Helen Hooper Brown was an east coast heiress. Orphaned at age 15, she inherited $10,000,000. In 1911, Helen married Lathrop Brown, a close friend to Franklin Delano Roosevelt. The Browns purchased Saddle Rock Ranch in 1924 from Christopher McWay who originally homesteaded the canyon. It was then that she met Julia Pfeifer Burns, who, with her husband John Burns, ran cattle on the Saddle Rock Ranch property.The two women became close friends and in 1961, Helen Brown gave Saddle Rock Ranch to the state for use as a state park dedicated to the memory of Julia Pfeiffer Burns, a true pioneer women.
When Helen donated the land to the state of California, she stipulated that the house should be converted to a museum, or if it was not completed in five years, that it be torn down. The State was unable to use the house for a “public purpose,” and it was demolished in 1966 to comply with the requirements of Mrs. Brown’s gift deed.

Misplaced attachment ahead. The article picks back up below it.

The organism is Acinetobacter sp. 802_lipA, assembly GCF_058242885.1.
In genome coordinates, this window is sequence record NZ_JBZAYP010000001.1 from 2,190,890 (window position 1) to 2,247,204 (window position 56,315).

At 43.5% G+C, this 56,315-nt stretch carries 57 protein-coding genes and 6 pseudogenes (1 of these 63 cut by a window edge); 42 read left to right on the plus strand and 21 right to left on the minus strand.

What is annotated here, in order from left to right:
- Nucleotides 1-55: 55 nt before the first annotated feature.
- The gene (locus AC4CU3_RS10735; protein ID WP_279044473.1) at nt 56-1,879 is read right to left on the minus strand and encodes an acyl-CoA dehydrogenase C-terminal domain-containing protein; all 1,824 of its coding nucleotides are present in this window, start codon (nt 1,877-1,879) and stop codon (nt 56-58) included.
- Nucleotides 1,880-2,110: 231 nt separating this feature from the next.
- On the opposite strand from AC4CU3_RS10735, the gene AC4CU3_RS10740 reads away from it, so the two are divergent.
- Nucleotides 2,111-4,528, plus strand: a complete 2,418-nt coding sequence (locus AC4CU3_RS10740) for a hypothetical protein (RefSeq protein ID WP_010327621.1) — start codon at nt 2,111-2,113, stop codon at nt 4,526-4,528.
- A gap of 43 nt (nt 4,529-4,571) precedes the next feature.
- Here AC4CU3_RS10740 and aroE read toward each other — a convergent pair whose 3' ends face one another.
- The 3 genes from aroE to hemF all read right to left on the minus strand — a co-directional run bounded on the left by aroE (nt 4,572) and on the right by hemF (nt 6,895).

Electricity for the Lathrop and Helen Hooper Brown Waterfall House was generated with a Pelton Wheel that was spun by the waters flowing down a penstock from a small dam about 2000 feet up McWay Creek. Inside the wheel’s original building near the parking lot, is a model of the Pelton Wheel and a wall display that describes how it worked and provides historical facts.
In December and January, the beach at the end of the McWay Falls Overlook Trail is an excellent Big Sur whale watching spot. Many gray whales migrating southward to their breeding and calving grounds off the Baja California coast pass close to shore near this point. In March and April, the whales can be seen returning north to their summer feeding grounds. If you look closely, you might also be able to see a California sea lion, harbor seal, or sea otter in the cove!